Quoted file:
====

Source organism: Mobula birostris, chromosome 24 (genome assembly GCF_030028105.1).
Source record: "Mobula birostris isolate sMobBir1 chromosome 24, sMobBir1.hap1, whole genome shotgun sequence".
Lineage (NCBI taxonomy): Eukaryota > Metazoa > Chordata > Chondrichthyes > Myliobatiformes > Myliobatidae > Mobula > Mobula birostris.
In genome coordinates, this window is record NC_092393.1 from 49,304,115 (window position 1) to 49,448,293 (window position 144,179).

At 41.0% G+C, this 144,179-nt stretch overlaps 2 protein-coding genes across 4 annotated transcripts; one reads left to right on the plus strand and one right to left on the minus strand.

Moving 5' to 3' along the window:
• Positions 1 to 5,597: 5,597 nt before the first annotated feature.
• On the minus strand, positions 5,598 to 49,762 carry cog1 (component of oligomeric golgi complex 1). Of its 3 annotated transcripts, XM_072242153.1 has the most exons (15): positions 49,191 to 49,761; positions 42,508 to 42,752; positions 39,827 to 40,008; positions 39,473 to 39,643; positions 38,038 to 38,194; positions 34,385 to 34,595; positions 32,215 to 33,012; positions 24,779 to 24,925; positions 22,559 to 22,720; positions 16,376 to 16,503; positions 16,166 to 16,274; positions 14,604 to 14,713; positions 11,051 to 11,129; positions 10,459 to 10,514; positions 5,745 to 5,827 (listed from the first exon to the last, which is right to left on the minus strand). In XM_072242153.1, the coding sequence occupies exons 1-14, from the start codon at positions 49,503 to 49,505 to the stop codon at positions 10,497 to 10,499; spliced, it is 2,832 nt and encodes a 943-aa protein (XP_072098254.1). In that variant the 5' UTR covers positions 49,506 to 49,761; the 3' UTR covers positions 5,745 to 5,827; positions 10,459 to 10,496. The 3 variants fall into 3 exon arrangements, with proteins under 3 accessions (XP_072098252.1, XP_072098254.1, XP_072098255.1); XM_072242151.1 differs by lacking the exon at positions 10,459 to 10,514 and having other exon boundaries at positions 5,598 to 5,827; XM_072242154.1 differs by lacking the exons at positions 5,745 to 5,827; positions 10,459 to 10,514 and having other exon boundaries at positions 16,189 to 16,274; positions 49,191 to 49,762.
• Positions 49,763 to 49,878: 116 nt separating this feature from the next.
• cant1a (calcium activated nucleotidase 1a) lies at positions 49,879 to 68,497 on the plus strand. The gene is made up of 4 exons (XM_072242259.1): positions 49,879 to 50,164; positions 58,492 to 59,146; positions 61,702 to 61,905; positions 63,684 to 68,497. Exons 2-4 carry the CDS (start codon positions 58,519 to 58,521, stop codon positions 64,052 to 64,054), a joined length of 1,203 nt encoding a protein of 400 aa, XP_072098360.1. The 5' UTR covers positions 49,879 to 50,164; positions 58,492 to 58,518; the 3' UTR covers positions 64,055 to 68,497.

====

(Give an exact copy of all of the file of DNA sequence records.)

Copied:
Source organism: Mobula birostris, chromosome 24 (genome assembly GCF_030028105.1).
Source record: "Mobula birostris isolate sMobBir1 chromosome 24, sMobBir1.hap1, whole genome shotgun sequence".
Lineage (NCBI taxonomy): Eukaryota > Metazoa > Chordata > Chondrichthyes > Myliobatiformes > Myliobatidae > Mobula > Mobula birostris.
In genome coordinates, this window is record NC_092393.1 from 49,304,115 (window position 1) to 49,448,293 (window position 144,179).

At 41.0% G+C, this 144,179-nt stretch overlaps 2 protein-coding genes across 4 annotated transcripts; one reads left to right on the plus strand and one right to left on the minus strand.

Moving 5' to 3' along the window:
• Positions 1 to 5,597: 5,597 nt before the first annotated feature.
• On the minus strand, positions 5,598 to 49,762 carry cog1 (component of oligomeric golgi complex 1). Of its 3 annotated transcripts, XM_072242153.1 has the most exons (15): positions 49,191 to 49,761; positions 42,508 to 42,752; positions 39,827 to 40,008; positions 39,473 to 39,643; positions 38,038 to 38,194; positions 34,385 to 34,595; positions 32,215 to 33,012; positions 24,779 to 24,925; positions 22,559 to 22,720; positions 16,376 to 16,503; positions 16,166 to 16,274; positions 14,604 to 14,713; positions 11,051 to 11,129; positions 10,459 to 10,514; positions 5,745 to 5,827 (listed from the first exon to the last, which is right to left on the minus strand). In XM_072242153.1, the coding sequence occupies exons 1-14, from the start codon at positions 49,503 to 49,505 to the stop codon at positions 10,497 to 10,499; spliced, it is 2,832 nt and encodes a 943-aa protein (XP_072098254.1). In that variant the 5' UTR covers positions 49,506 to 49,761; the 3' UTR covers positions 5,745 to 5,827; positions 10,459 to 10,496. The 3 variants fall into 3 exon arrangements, with proteins under 3 accessions (XP_072098252.1, XP_072098254.1, XP_072098255.1); XM_072242151.1 differs by lacking the exon at positions 10,459 to 10,514 and having other exon boundaries at positions 5,598 to 5,827; XM_072242154.1 differs by lacking the exons at positions 5,745 to 5,827; positions 10,459 to 10,514 and having other exon boundaries at positions 16,189 to 16,274; positions 49,191 to 49,762.
• Positions 49,763 to 49,878: 116 nt separating this feature from the next.
• cant1a (calcium activated nucleotidase 1a) lies at positions 49,879 to 68,497 on the plus strand. The gene is made up of 4 exons (XM_072242259.1): positions 49,879 to 50,164; positions 58,492 to 59,146; positions 61,702 to 61,905; positions 63,684 to 68,497. Exons 2-4 carry the CDS (start codon positions 58,519 to 58,521, stop codon positions 64,052 to 64,054), a joined length of 1,203 nt encoding a protein of 400 aa, XP_072098360.1. The 5' UTR covers positions 49,879 to 50,164; positions 58,492 to 58,518; the 3' UTR covers positions 64,055 to 68,497.